Rahima Mahmut is strong. Very strong. But she is also scared, which is why she wants her words to go to higher places and travel faster.
More than anything, she just wants people to know, to understand the horrors she sees behind those five Olympic rings.
They are horrors that make her voice tremble across a harrowing conversation. Horrors that make her eyes moist. Horrors she claims are intensifying in a spiral of atrocities and oppression, but whose alleged perpetrators, the government of China, are being legitimised by sport. Scrubbed clean by curling brooms, you might say if it wasn’t so gravely serious.
‘The Winter Olympics in Beijing should be remembered as the Genocide Games,’ she tells Sportsmail and a few days out from the opening ceremony, those words fill the air for a while.
Protestors have called for a boycott of the 2022 Winter Olympic Games being held in Beijing
It is a popular phrase these days, sports washing. But it is one that can detract from the details of awful testimonies and claims.
They are the testimonies of people like Mahmut, if you believe her. And the claims that up to one million Uyghur Muslims are detained arbitrarily in hundreds of camps in the Xinjiang region, if you believe Human Rights Watch.
They talk about crimes against humanity on a mass scale and of torture, forced labour, sterilisation and rape.
Of children removed from families. Of Chinese authorities systematically persecuting Uyghurs and other Turkic Muslims on an escalating scale since 2017. Of ‘cultural and religious erasure’ and ‘Orwellian surveillance’. Of abuses in Tibet and Hong Kong. They are lies, say the Chinese government, and politics, say the International Olympic Committee.
So Mahmut wants to tell a story about her brother. She cannot say for certain if he has been detained, nor if that has been the fate of eight other siblings in Xinjiang, her homeland in the north-west of China which she left in 2000. She cannot even determine if they are alive or dead.
But as a prominent activist for the World Uyghur Congress, she wants to speak for families like hers who, she says, are living in a terrifying, unending darkness.
It has been claimed by Human Rights Watch that up to a million Uyghur Muslims are being detained across hundreds of camps in the in the Xinjiang region of China
By the time she finishes her story, she will make a comment that ought to draw a deep breath from anyone who plans on watching these Winter Olympics in Beijing.
‘The Berlin Olympics in 1936 – the signs were there,’ she says. ‘They were criminalising the Jews. The Holocaust hadn’t happened by then but it could have been prevented. Now we have all this information about what is happening in China. There is drone footage, classified documents that have been leaked, academic research, survivor testimonies.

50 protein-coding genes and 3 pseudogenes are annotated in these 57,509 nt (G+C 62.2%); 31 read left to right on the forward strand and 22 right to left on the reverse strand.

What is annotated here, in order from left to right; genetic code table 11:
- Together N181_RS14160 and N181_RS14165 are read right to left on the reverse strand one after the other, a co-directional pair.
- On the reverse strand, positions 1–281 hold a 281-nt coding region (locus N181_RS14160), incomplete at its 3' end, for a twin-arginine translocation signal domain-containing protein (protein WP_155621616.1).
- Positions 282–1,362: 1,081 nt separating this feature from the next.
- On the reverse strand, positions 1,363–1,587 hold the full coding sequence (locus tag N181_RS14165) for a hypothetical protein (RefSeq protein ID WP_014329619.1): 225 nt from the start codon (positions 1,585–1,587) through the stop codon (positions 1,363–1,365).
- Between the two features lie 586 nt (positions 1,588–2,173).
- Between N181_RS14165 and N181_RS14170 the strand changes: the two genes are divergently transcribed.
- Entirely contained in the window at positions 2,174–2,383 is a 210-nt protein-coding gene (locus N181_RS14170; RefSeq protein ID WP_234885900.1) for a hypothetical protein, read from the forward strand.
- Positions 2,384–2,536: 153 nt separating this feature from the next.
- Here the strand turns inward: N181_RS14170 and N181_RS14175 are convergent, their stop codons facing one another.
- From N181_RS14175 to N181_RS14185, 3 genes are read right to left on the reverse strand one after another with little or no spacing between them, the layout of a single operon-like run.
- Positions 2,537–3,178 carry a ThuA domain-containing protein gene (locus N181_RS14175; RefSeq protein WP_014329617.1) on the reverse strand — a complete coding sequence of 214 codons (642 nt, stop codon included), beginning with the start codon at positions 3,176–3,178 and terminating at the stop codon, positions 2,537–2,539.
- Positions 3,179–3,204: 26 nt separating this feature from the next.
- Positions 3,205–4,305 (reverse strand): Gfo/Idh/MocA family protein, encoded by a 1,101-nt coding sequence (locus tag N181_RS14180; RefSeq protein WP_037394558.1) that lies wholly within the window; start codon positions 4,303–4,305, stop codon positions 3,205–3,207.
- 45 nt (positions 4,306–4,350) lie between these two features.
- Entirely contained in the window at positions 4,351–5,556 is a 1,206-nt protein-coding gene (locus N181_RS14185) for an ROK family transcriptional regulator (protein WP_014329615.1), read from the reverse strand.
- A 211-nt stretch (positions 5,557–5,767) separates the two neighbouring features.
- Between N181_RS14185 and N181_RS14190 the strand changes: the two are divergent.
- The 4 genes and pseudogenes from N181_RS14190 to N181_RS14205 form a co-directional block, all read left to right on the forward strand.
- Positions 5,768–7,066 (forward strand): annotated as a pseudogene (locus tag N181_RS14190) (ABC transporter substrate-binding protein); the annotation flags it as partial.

‘We have this now. The world cannot say it did not know.’
Mahmut is speaking from her home in London. Aged 51, she uses her story as one example in a far wider discussion that has become her life’s work.
‘I have lost contact with my sisters and brothers since January 2017,’ she says. ‘My answer is I have no idea if they are in a camp or alive. My last conversation with my brother was in January 2017.’
Those were the early days of the escalation of a clampdown in Xinjiang that had begun many years earlier against Uyghurs and other Turkic Muslims, according to human rights organisations.
It is widely cited that a key point in the alleged persecution was the launch in 2014 of the ‘Strike Hard Campaign against Violent Terrorism’ by the government of president Xi Jinping, who is held up as China’s most powerful leader since Mao Zedong.
Pointing to official statistics, Human Rights Watch say that by the end of 2017, arrests in Xinjiang were accounting for nearly 21 per cent of all arrests in China, despite the region holding only 1.5 per cent of the national population.
Amnesty International published a 160-page report last year, honing in on ‘extreme measures taken by Chinese authorities since 2017 to essentially root out the religious tradition under the guise of fighting “terrorism”.’
Satellite imagery has shown the rapid emergence of hundreds of camps that are officially described as re-education facilities. Human Rights Watch estimate as many as a million are interred there, others suggest substantially more.
On the ground, the limited testimonies of survivors paint a picture of appalling terror, of being detained arbitrarily for months or years amid ‘indoctrination’ and atrocious abuses that contravene international law.
Protestors in support of Uyghur Muslims speak of terror and abuse that contravenes the law
Dr Sophie Richardson, the China director of Human Rights Watch, told Sportsmail: ‘Over the years we have written about everything from pervasive restrictions on the practise of Islam, all the way to enforced disappearances, and in the last couple of years we have documented mass arbitrary detention. People are being rounded up simply for being Uyghur, not for committing a crime.
‘High-tech surveillance is being used to track behaviour as part of the basis for detaining people. Last year we concluded that all of these policies taken together constitute crimes against humanity.’
It would be easy to dismiss the allegations as problems in a far-off land, a standard pre-Olympics morality narrative before the ice skating and snowboarding starts.
That is why it is essential to listen, which takes us back to Mahmut and her brother.
‘After two or three months of trying, I couldn’t get hold of anyone,’ she says. ‘But on January 3, 2017, I called my brother repeatedly. In the end, he picked up. After saying hello, it was strange because he did not say (the Muslim greeting) “assalamu alaikum”. Instead he said “wei”, which is very much a Chinese way of answering. I asked why no one was answering for months and he just said, “They did the right thing”.
‘Then he said, “Please leave us in God’s hands and we’ll leave you in God’s hands”. My tears were falling and I didn’t know what to say. We have not spoken since, nor to any of my family there.